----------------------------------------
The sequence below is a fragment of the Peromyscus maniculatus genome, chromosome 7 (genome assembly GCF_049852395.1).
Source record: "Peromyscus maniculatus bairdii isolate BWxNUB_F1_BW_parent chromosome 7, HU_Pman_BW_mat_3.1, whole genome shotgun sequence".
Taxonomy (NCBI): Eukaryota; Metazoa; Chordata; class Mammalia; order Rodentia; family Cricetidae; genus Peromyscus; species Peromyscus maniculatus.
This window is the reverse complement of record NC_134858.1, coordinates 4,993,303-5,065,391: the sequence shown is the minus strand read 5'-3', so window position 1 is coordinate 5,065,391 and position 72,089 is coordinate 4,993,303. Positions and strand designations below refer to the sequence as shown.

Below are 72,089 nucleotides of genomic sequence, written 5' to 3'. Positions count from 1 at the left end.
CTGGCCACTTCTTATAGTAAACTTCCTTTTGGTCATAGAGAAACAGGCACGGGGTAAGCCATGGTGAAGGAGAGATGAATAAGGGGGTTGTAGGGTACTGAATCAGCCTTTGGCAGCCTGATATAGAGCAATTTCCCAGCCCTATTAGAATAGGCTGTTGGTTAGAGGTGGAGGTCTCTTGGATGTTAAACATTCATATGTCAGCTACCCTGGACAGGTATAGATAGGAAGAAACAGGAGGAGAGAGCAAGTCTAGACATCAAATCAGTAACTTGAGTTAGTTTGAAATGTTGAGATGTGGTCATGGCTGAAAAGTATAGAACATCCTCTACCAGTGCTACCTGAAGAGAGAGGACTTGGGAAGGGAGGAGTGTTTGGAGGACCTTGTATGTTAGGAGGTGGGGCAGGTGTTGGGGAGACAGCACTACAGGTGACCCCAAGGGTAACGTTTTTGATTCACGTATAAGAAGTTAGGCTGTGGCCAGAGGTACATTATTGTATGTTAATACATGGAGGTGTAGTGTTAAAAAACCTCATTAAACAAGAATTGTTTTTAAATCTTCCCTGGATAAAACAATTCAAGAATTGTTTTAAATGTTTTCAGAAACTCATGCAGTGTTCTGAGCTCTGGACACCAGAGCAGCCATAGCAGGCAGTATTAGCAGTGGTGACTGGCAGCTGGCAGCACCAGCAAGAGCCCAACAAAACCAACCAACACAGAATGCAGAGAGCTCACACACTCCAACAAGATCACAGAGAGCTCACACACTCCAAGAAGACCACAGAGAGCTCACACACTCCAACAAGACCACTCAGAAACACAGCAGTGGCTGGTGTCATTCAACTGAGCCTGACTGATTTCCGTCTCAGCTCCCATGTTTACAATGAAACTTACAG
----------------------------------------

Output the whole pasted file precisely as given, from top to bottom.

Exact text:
The sequence below is a fragment of the Peromyscus maniculatus genome, chromosome 7 (genome assembly GCF_049852395.1).
Source record: "Peromyscus maniculatus bairdii isolate BWxNUB_F1_BW_parent chromosome 7, HU_Pman_BW_mat_3.1, whole genome shotgun sequence".
Taxonomy (NCBI): Eukaryota; Metazoa; Chordata; class Mammalia; order Rodentia; family Cricetidae; genus Peromyscus; species Peromyscus maniculatus.
This window is the reverse complement of record NC_134858.1, coordinates 4,993,303-5,065,391: the sequence shown is the minus strand read 5'-3', so window position 1 is coordinate 5,065,391 and position 72,089 is coordinate 4,993,303. Positions and strand designations below refer to the sequence as shown.

Below are 72,089 nucleotides of genomic sequence, written 5' to 3'. Positions count from 1 at the left end.
CTGGCCACTTCTTATAGTAAACTTCCTTTTGGTCATAGAGAAACAGGCACGGGGTAAGCCATGGTGAAGGAGAGATGAATAAGGGGGTTGTAGGGTACTGAATCAGCCTTTGGCAGCCTGATATAGAGCAATTTCCCAGCCCTATTAGAATAGGCTGTTGGTTAGAGGTGGAGGTCTCTTGGATGTTAAACATTCATATGTCAGCTACCCTGGACAGGTATAGATAGGAAGAAACAGGAGGAGAGAGCAAGTCTAGACATCAAATCAGTAACTTGAGTTAGTTTGAAATGTTGAGATGTGGTCATGGCTGAAAAGTATAGAACATCCTCTACCAGTGCTACCTGAAGAGAGAGGACTTGGGAAGGGAGGAGTGTTTGGAGGACCTTGTATGTTAGGAGGTGGGGCAGGTGTTGGGGAGACAGCACTACAGGTGACCCCAAGGGTAACGTTTTTGATTCACGTATAAGAAGTTAGGCTGTGGCCAGAGGTACATTATTGTATGTTAATACATGGAGGTGTAGTGTTAAAAAACCTCATTAAACAAGAATTGTTTTTAAATCTTCCCTGGATAAAACAATTCAAGAATTGTTTTAAATGTTTTCAGAAACTCATGCAGTGTTCTGAGCTCTGGACACCAGAGCAGCCATAGCAGGCAGTATTAGCAGTGGTGACTGGCAGCTGGCAGCACCAGCAAGAGCCCAACAAAACCAACCAACACAGAATGCAGAGAGCTCACACACTCCAACAAGATCACAGAGAGCTCACACACTCCAAGAAGACCACAGAGAGCTCACACACTCCAACAAGACCACTCAGAAACACAGCAGTGGCTGGTGTCATTCAACTGAGCCTGACTGATTTCCGTCTCAGCTCCCATGTTTACAATGAAACTTACAG